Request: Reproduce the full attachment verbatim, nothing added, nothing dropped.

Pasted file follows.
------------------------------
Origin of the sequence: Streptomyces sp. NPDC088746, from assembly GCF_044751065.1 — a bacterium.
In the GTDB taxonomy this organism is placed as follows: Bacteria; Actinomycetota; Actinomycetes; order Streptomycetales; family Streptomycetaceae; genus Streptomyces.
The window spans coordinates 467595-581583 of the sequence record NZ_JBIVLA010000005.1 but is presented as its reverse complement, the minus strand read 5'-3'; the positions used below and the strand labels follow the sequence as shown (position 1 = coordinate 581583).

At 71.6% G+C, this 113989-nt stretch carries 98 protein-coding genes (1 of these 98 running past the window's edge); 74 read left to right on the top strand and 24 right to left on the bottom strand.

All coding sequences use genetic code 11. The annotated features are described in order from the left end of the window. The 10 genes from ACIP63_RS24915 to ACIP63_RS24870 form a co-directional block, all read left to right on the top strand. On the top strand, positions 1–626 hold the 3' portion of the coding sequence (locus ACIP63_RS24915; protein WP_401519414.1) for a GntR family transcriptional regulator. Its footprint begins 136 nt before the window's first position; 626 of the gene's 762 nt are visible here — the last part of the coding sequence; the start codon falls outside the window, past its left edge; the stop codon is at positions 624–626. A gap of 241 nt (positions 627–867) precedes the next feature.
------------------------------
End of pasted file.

Origin of the sequence: Streptomyces sp. NPDC088746, from assembly GCF_044751065.1 — a bacterium.
In the GTDB taxonomy this organism is placed as follows: Bacteria; Actinomycetota; Actinomycetes; order Streptomycetales; family Streptomycetaceae; genus Streptomyces.
The window spans coordinates 467595-581583 of the sequence record NZ_JBIVLA010000005.1 but is presented as its reverse complement, the minus strand read 5'-3'; the positions used below and the strand labels follow the sequence as shown (position 1 = coordinate 581583).

At 71.6% G+C, this 113989-nt stretch carries 98 protein-coding genes (1 of these 98 running past the window's edge); 74 read left to right on the top strand and 24 right to left on the bottom strand.

All coding sequences use genetic code 11. The annotated features are described in order from the left end of the window. The 10 genes from ACIP63_RS24915 to ACIP63_RS24870 form a co-directional block, all read left to right on the top strand. On the top strand, positions 1–626 hold the 3' portion of the coding sequence (locus ACIP63_RS24915; protein WP_401519414.1) for a GntR family transcriptional regulator. Its footprint begins 136 nt before the window's first position; 626 of the gene's 762 nt are visible here — the last part of the coding sequence; the start codon falls outside the window, past its left edge; the stop codon is at positions 624–626. A gap of 241 nt (positions 627–867) precedes the next feature.